The Emperor’s Procession [108]

Written: in December 1840
First published: in Telegraph für Deutschland No. 23, February 1841
Signed: Friedrich O.

Paris is empty. All the populace
Swarms out to throng the Seine on either side.
Bright shines the sun of France, though veiled in mourning.
A tear bedews the smiling face of pride.

Today the ebullient French are grave and calm.
They dream of victory’s laurel wreath no more.
Ringed with eternal laurels comes the scourge
Of Europe, God of France, the Emperor.

like grey old battle ruins, the veteran soldiers
Ride on before and after. The funeral train
With cannon thundering and banners flying
Moves on towards Paris. Rich, exuberant, vain,

Plunged into grief, devotion-drunk once more,
Paris falls prostrate at her idol’s feet;
And if the price be still more suffering —
They shall not flinch. Thoughts of revenge are sweet.

Music of death and music of the wars
Crashes all round. The gentlest heart is thrilled.
Thus rode he in the blaze of victory
From Austerlitz and from Marengo’s field.

And pale, and mute, and proud, and great, as when
He rode in triumph through the swirling throng,
Transformed as never by the light of glory,
Acclaimed by all, the Emperor rides along.

Where are they now, the Guards? Where is Dombrowski,
General of the Slays and no man’s slave?
Murat, the prince of horsemen? Poniatowski?
And where is Ney, the Bravest of the Brave?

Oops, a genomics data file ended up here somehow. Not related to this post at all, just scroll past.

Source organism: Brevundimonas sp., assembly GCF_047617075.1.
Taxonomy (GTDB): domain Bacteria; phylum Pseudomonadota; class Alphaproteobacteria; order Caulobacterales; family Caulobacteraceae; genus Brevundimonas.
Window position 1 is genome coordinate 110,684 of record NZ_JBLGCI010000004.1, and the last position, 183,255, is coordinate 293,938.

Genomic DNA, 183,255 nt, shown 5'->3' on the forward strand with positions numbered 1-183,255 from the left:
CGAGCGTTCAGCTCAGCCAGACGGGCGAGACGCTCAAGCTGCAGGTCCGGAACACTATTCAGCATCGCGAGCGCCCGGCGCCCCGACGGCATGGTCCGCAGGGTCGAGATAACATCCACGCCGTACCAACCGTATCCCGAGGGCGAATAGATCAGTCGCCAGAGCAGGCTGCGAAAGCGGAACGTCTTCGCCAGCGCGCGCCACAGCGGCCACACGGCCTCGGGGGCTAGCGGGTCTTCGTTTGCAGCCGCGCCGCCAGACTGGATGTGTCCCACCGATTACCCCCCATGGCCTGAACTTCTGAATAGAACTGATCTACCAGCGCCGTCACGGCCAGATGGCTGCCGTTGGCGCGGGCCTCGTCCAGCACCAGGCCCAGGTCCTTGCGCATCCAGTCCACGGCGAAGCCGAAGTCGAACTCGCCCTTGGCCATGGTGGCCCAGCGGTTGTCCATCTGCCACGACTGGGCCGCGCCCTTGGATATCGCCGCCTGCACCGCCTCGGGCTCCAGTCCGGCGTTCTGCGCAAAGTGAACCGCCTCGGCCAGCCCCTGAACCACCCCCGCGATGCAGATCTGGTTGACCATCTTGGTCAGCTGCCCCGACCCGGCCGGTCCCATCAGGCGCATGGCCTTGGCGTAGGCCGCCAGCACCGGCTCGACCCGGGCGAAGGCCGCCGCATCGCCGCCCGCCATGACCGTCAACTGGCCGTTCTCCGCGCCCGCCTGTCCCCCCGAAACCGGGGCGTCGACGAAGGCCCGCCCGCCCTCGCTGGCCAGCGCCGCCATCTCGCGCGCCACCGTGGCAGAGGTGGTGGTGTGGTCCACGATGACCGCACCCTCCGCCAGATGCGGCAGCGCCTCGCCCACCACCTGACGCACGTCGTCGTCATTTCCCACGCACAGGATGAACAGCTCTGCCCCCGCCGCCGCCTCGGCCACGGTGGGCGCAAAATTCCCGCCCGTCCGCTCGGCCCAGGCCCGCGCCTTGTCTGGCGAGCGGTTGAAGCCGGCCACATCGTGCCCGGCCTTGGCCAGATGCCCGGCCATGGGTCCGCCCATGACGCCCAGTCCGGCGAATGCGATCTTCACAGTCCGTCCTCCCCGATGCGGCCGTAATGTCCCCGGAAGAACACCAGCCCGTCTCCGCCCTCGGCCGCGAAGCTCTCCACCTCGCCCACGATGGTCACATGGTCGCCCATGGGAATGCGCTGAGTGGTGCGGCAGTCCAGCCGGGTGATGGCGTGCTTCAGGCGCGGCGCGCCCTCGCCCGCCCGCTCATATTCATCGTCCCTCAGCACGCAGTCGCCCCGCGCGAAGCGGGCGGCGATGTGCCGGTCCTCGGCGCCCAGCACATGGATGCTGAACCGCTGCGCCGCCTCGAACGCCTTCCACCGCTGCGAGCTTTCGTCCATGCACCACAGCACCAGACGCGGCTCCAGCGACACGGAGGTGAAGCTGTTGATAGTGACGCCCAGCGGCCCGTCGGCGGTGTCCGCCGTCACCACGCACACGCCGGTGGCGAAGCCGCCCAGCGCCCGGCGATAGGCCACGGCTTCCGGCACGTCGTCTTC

Thinned is the forest of the mighty heroes.
Waterloo’s fury mowed the Guardsmen down.
The remnants march in silence, heads held high.
Behind iron bars weeps Montholon, alone.

The strength and flower of Empire follow after.
United here the young and old of France.
And even the elite of the Republic
Weep at the shrine where weeps the whole of France.

And who are these with brows of victory
That yet betray the anguish of their souls,
Their features ravaged by the grief of mourning,
Though they step proudly? Hush, it is the Poles.

To greet the Emperor — arches, columns, stones,
Memorials, images of eternity,
Ideas in bronze as daring as his own,
To sanctify his fallen majesty.

Collapsed his house, tumbled the royal crown,
Gone is the world empire that he dreamed might be.
Like Alexander, without heirs he sleeps
The eternal sleep beneath the laurel-tree.

He rests in peace, Silent the Te Deum.
In pious gloom the shadowed columns rear.
This very church is now his mausoleum.
A deity lies dead and buried here.